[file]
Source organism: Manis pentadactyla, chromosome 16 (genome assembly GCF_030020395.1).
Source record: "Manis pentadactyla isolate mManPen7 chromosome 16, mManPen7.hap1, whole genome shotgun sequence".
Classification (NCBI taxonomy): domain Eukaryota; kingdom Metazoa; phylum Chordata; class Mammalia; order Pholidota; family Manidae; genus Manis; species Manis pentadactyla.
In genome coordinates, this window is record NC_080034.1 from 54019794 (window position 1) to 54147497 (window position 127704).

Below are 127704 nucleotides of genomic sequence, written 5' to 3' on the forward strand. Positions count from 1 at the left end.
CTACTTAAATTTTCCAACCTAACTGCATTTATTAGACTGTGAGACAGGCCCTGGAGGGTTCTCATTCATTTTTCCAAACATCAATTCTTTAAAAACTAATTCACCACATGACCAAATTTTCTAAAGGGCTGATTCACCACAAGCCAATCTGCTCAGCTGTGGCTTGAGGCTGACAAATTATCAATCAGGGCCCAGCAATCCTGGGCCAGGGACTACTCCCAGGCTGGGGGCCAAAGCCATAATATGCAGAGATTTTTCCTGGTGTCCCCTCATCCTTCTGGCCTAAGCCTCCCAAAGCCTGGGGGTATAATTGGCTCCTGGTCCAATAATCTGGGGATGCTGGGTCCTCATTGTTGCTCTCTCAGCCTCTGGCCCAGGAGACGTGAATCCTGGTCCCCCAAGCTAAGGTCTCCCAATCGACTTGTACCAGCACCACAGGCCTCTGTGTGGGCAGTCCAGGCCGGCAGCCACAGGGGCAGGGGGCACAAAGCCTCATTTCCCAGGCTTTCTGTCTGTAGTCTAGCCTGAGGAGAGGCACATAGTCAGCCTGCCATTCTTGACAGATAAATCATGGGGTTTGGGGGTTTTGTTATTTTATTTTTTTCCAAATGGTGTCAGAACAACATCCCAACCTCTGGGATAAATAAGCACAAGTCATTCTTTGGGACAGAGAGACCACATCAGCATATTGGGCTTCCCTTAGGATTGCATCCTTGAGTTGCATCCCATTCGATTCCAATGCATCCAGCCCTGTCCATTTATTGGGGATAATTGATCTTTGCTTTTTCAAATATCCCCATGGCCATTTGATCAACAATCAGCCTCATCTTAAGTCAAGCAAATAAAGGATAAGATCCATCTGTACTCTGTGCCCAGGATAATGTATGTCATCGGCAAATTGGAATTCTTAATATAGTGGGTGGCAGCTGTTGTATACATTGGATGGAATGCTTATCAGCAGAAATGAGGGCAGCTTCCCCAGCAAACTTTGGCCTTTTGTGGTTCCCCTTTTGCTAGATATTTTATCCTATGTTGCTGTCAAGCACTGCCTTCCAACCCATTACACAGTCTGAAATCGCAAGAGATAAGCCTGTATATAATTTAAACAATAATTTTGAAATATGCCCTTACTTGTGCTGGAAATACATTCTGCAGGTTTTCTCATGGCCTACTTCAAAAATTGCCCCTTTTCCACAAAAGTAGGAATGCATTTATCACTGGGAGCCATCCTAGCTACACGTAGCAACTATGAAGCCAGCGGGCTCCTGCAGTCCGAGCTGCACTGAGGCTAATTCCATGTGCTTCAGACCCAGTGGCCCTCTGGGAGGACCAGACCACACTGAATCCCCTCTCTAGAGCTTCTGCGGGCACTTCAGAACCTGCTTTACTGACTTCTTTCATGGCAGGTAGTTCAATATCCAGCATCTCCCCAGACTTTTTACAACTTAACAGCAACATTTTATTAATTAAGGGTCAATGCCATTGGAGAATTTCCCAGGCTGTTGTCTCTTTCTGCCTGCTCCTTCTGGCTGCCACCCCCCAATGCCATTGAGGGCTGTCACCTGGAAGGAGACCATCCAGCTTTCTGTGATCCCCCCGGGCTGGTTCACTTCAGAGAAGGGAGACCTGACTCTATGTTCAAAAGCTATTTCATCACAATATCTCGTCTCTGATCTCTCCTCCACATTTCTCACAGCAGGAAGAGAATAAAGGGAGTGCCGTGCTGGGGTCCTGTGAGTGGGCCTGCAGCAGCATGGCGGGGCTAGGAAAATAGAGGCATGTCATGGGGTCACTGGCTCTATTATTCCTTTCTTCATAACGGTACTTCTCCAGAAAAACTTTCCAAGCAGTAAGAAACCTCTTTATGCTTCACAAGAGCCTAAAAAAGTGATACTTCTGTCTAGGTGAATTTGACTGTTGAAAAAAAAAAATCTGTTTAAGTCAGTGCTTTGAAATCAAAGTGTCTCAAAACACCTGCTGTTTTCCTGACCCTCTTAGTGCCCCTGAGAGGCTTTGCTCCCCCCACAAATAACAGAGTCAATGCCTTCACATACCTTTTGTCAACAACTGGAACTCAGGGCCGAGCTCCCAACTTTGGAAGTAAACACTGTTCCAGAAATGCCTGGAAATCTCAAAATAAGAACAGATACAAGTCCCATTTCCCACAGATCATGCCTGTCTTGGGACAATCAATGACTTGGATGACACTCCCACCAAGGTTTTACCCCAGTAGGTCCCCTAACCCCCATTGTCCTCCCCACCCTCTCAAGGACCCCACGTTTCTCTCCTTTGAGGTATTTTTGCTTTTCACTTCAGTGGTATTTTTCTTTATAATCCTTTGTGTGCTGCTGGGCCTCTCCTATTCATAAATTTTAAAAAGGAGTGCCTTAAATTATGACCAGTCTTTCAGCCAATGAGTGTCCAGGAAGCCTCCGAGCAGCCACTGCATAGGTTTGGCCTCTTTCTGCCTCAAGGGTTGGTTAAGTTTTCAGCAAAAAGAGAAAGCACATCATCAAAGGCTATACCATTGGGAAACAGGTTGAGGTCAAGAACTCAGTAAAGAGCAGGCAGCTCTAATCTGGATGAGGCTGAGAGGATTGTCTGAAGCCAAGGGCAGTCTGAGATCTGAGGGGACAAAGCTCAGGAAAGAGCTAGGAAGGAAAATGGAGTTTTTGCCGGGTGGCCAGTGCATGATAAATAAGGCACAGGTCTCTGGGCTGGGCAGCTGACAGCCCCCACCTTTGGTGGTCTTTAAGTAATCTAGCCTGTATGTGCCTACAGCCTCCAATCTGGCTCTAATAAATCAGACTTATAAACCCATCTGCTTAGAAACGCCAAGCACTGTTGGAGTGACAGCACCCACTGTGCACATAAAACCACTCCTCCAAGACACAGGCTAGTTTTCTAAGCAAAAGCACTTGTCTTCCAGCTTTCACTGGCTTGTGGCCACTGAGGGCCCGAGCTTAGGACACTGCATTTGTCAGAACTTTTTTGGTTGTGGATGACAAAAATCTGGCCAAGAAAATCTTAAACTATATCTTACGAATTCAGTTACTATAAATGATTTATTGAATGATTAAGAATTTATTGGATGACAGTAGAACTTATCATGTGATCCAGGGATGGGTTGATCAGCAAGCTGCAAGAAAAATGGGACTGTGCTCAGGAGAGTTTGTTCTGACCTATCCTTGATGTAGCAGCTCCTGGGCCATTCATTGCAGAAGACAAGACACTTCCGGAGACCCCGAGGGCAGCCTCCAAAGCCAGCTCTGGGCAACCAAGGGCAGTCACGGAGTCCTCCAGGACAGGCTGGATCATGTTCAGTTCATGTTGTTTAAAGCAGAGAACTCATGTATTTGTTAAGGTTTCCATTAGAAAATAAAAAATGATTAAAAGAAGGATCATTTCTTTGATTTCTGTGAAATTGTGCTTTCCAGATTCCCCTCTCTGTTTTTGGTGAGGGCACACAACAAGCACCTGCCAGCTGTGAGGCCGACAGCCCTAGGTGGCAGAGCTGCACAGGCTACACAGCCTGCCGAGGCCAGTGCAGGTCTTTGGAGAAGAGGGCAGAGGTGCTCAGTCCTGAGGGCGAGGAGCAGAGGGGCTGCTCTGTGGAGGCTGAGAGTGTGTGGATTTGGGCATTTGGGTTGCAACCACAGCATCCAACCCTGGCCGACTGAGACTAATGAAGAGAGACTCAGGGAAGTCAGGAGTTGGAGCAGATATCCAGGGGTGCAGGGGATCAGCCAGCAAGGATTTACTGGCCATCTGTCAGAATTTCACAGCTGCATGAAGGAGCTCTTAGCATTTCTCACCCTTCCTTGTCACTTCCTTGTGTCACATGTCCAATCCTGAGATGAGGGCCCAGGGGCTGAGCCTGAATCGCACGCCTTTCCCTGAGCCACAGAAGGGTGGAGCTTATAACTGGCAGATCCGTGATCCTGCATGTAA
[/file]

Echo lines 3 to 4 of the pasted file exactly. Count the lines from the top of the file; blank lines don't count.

Classification (NCBI taxonomy): domain Eukaryota; kingdom Metazoa; phylum Chordata; class Mammalia; order Pholidota; family Manidae; genus Manis; species Manis pentadactyla.
In genome coordinates, this window is record NC_080034.1 from 54019794 (window position 1) to 54147497 (window position 127704).